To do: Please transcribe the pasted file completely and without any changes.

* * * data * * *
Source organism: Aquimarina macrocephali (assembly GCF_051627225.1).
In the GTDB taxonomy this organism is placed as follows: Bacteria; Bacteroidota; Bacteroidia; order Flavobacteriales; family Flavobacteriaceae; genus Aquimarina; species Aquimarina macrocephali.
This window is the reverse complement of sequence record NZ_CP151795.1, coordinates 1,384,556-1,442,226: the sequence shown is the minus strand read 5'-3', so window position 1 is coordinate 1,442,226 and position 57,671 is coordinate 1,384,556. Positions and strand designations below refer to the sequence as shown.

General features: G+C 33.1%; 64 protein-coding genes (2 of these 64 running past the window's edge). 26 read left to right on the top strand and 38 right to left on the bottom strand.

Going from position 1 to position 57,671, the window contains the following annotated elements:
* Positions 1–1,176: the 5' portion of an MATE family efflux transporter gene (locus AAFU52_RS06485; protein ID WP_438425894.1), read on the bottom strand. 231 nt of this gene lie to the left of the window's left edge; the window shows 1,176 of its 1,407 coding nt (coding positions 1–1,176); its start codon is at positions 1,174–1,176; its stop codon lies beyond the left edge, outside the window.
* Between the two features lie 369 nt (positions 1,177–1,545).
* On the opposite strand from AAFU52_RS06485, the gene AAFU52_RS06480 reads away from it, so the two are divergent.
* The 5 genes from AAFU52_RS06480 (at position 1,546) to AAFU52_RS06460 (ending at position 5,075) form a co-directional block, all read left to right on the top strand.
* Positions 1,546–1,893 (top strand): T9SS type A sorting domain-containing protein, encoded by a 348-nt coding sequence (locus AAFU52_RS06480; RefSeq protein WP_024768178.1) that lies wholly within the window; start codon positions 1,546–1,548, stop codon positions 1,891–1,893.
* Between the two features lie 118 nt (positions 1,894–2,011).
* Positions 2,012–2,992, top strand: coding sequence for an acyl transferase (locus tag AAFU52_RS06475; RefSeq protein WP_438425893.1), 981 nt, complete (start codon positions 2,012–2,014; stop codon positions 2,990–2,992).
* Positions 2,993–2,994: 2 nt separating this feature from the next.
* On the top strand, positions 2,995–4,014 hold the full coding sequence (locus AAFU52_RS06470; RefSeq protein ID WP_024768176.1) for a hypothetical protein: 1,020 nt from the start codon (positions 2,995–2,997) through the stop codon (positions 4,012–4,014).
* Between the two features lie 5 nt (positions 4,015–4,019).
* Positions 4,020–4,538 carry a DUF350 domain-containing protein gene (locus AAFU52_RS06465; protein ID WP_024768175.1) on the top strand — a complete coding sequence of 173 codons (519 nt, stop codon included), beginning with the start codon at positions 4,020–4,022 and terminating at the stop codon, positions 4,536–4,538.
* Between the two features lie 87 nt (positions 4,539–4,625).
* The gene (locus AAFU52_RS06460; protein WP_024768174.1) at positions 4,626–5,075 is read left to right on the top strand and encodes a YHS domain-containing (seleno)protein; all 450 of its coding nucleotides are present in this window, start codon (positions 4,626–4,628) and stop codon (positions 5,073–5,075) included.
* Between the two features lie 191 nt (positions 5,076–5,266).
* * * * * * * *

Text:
Source organism: Aquimarina macrocephali (assembly GCF_051627225.1).
In the GTDB taxonomy this organism is placed as follows: Bacteria; Bacteroidota; Bacteroidia; order Flavobacteriales; family Flavobacteriaceae; genus Aquimarina; species Aquimarina macrocephali.
This window is the reverse complement of sequence record NZ_CP151795.1, coordinates 1,384,556-1,442,226: the sequence shown is the minus strand read 5'-3', so window position 1 is coordinate 1,442,226 and position 57,671 is coordinate 1,384,556. Positions and strand designations below refer to the sequence as shown.

General features: G+C 33.1%; 64 protein-coding genes (2 of these 64 running past the window's edge). 26 read left to right on the top strand and 38 right to left on the bottom strand.

Going from position 1 to position 57,671, the window contains the following annotated elements:
* Positions 1–1,176: the 5' portion of an MATE family efflux transporter gene (locus AAFU52_RS06485; protein ID WP_438425894.1), read on the bottom strand. 231 nt of this gene lie to the left of the window's left edge; the window shows 1,176 of its 1,407 coding nt (coding positions 1–1,176); its start codon is at positions 1,174–1,176; its stop codon lies beyond the left edge, outside the window.
* Between the two features lie 369 nt (positions 1,177–1,545).
* On the opposite strand from AAFU52_RS06485, the gene AAFU52_RS06480 reads away from it, so the two are divergent.
* The 5 genes from AAFU52_RS06480 (at position 1,546) to AAFU52_RS06460 (ending at position 5,075) form a co-directional block, all read left to right on the top strand.
* Positions 1,546–1,893 (top strand): T9SS type A sorting domain-containing protein, encoded by a 348-nt coding sequence (locus AAFU52_RS06480; RefSeq protein WP_024768178.1) that lies wholly within the window; start codon positions 1,546–1,548, stop codon positions 1,891–1,893.
* Between the two features lie 118 nt (positions 1,894–2,011).
* Positions 2,012–2,992, top strand: coding sequence for an acyl transferase (locus tag AAFU52_RS06475; RefSeq protein WP_438425893.1), 981 nt, complete (start codon positions 2,012–2,014; stop codon positions 2,990–2,992).
* Positions 2,993–2,994: 2 nt separating this feature from the next.
* On the top strand, positions 2,995–4,014 hold the full coding sequence (locus AAFU52_RS06470; RefSeq protein ID WP_024768176.1) for a hypothetical protein: 1,020 nt from the start codon (positions 2,995–2,997) through the stop codon (positions 4,012–4,014).
* Between the two features lie 5 nt (positions 4,015–4,019).
* Positions 4,020–4,538 carry a DUF350 domain-containing protein gene (locus AAFU52_RS06465; protein ID WP_024768175.1) on the top strand — a complete coding sequence of 173 codons (519 nt, stop codon included), beginning with the start codon at positions 4,020–4,022 and terminating at the stop codon, positions 4,536–4,538.
* Between the two features lie 87 nt (positions 4,539–4,625).
* The gene (locus AAFU52_RS06460; protein WP_024768174.1) at positions 4,626–5,075 is read left to right on the top strand and encodes a YHS domain-containing (seleno)protein; all 450 of its coding nucleotides are present in this window, start codon (positions 4,626–4,628) and stop codon (positions 5,073–5,075) included.
* Between the two features lie 191 nt (positions 5,076–5,266).